The most popular type of anti-DDoS equipment used by service providers is Cisco Systems Inc.'s Riverhead gear and Arbor Networks Inc.'s detection tools. This equipment can filter about 99% of the attack traffic, Pescatore said, although sometimes network response times drop by a few seconds.
Gartner advises clients not to pay extortion demands, but some have nonetheless dropped hundreds of thousands of dollars into Swiss or Cayman Island bank accounts controlled by criminals, Pescatore said. "We tell them they're better off going to AT&T and MCI for anti-DDoS protection," he added.
However, when a business needs multiple service providers for backup and bandwidth, the cost for obtaining anti-DDoS services from each can be seen as prohibitive. "So they think it's the same amount of money either way, the service provider or the extortionist," Pescatore said.
One company that refused to pay, Authorize.Net, also went public about its attack. Last year the payments-processing firm, which authorizes credit card transactions for more than 114,000 merchants, had its Internet-based service disrupted by extortionists demanding payment to cease a massive DDoS attack. Authorize.Net issued a statement apologizing for the intermittent disruption in its service and spoke out about the extortion demands.
"Today, we've not yet seen a successful apprehension of anyone involved," said Authorize.Net President Roy Banks. "As a payment-processing platform service, we're prepared in dealing with these threats all the time. We see them regularly."
His company has seen "demands from US$10,000 to several millions," Banks said. Authorize.Net's policy is not to pay. "We typically engage law enforcement immediately," he said.
As for protecting his company against future attacks?
"We've invested in [DDoS] equipment," said Banks, who declined to identify the type of equipment, saying he worries that might only help attackers. "It's a combination of hardware and software, both commercial and proprietary," he said.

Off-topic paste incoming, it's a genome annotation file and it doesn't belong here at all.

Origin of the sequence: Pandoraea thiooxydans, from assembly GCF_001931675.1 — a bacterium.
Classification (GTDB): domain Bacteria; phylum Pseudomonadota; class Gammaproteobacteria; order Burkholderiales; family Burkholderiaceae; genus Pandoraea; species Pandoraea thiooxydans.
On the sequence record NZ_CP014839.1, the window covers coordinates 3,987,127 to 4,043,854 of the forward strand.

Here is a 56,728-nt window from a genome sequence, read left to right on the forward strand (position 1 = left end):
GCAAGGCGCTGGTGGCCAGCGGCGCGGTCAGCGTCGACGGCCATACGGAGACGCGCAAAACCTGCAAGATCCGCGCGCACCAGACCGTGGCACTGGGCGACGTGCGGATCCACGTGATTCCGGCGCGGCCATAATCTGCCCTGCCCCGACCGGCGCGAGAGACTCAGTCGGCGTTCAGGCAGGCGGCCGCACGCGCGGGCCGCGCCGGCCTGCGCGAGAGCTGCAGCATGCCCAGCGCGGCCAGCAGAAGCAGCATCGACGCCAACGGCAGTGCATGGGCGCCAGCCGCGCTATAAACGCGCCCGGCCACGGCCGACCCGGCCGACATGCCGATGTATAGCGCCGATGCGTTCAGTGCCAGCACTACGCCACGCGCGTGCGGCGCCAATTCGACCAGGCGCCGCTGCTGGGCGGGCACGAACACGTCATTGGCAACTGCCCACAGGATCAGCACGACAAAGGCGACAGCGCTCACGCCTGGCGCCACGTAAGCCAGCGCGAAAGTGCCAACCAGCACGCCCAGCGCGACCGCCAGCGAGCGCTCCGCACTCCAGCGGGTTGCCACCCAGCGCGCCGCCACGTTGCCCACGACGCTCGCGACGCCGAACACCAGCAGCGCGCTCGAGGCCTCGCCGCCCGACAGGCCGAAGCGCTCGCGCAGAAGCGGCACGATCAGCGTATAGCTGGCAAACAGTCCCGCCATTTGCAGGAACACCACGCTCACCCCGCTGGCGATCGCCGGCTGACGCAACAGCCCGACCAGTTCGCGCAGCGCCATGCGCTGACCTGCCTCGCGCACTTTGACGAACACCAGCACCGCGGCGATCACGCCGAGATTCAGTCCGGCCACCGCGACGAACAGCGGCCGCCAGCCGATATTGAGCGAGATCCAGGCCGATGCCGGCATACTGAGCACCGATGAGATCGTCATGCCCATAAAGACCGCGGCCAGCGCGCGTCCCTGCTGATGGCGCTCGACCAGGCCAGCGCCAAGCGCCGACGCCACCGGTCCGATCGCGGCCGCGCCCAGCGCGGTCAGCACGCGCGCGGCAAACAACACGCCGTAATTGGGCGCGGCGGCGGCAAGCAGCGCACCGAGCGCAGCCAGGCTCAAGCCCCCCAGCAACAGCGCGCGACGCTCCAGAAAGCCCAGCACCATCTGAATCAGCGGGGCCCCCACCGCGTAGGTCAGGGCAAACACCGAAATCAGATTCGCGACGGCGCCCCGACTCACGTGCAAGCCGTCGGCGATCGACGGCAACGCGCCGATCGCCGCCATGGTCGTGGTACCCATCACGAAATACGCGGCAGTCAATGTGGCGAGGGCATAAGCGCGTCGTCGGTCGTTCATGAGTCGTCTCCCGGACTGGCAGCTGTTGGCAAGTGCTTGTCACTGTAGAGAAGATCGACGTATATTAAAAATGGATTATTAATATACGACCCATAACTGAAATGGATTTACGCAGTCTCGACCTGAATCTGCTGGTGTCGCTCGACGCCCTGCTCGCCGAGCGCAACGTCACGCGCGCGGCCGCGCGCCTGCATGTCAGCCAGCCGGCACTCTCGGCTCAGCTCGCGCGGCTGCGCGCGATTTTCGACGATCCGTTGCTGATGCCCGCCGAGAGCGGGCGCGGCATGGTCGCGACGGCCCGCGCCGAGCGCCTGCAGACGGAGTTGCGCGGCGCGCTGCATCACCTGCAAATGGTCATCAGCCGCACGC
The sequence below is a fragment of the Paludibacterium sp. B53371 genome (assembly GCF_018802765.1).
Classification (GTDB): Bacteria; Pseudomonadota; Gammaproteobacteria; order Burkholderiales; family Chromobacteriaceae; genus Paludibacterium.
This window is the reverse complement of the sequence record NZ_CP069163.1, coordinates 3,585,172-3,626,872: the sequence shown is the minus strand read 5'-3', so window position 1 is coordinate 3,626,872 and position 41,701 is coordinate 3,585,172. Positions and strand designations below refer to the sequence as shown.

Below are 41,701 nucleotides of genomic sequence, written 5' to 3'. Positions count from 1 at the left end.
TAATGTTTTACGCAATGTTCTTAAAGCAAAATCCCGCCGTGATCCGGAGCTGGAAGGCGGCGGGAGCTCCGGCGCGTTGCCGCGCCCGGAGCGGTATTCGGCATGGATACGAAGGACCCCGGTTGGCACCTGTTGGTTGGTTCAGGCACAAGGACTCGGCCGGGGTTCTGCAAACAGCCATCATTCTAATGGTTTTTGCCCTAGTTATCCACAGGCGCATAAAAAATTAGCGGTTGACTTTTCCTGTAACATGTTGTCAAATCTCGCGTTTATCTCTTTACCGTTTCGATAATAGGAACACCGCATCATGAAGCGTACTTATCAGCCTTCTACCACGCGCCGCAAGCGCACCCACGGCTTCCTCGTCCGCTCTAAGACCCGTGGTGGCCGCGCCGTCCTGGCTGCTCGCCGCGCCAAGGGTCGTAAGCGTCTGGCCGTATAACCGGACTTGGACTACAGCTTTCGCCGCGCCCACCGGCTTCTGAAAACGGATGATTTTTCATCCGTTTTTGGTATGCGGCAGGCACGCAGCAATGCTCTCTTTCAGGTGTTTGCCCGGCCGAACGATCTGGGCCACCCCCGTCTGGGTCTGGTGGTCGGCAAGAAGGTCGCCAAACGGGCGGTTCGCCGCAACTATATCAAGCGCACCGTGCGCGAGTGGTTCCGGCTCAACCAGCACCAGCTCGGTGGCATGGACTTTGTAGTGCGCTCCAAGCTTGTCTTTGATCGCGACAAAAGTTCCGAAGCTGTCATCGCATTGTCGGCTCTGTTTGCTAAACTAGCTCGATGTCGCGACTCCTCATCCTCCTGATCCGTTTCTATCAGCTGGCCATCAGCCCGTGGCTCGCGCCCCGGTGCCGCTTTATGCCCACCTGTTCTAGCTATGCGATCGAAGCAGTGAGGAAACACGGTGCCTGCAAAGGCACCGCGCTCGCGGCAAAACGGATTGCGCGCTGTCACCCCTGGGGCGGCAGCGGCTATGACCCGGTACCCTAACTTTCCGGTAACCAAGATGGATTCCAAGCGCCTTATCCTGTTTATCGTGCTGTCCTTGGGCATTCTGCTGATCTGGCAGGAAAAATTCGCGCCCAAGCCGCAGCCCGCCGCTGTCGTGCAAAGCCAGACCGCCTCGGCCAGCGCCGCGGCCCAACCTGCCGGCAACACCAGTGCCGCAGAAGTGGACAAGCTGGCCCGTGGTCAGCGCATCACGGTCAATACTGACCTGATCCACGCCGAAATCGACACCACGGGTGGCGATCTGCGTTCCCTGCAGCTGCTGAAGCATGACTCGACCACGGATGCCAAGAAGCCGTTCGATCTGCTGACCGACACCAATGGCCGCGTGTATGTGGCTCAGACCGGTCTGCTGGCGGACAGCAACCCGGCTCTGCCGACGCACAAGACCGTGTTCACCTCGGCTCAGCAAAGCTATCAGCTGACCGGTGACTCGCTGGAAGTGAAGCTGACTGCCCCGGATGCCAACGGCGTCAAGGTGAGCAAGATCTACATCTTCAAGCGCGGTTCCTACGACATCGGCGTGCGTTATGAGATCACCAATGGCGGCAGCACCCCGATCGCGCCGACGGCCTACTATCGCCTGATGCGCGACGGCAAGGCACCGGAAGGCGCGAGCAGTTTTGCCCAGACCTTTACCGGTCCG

Vendors such as Mazu Networks, Captus Networks and Arbor have products focused on mitigating DDoS attacks.
Banks said an important aspect of a DDoS defense is completing service-level agreements with Web hosting and bandwidth providers to create a "framework of cooperation."
There are a few ways these attacks get started. In some cases, businesses receive a threatening e-mail or phone call stating if they do not meet certain demands they will be victimized by a DDoS attack. Most often, the DDoS attack begins and then the business is contacted. The perpetrator sometimes stops an attack after 10 minutes or so and then contacts the company saying if it doesn't wire money to a specific account the extortionist will resume the attack.
Experts say the demands can be US$100,000 or more, but some criminals ask for smaller amounts.
The extortionists "want to make it real easy for someone to pay," said AT&T's Amoroso. "Think about it; if you're getting pounded and all you have to do is fork over $6,000 to this account and everything will be fine, it seems easy."
Countering the crime spree is likely to prove more difficult, and some say it will take an increased willingness on the part of victims to go to the authorities.
"There's been a certain laggardness in addressing this at a more formal level," said Banks. Speaking out might help raise awareness that vendors, online businesses and law enforcement need to work together more closely to catch the extortionists. "This involves countries outside the U.S., too, so we should really be dealing with it internationally."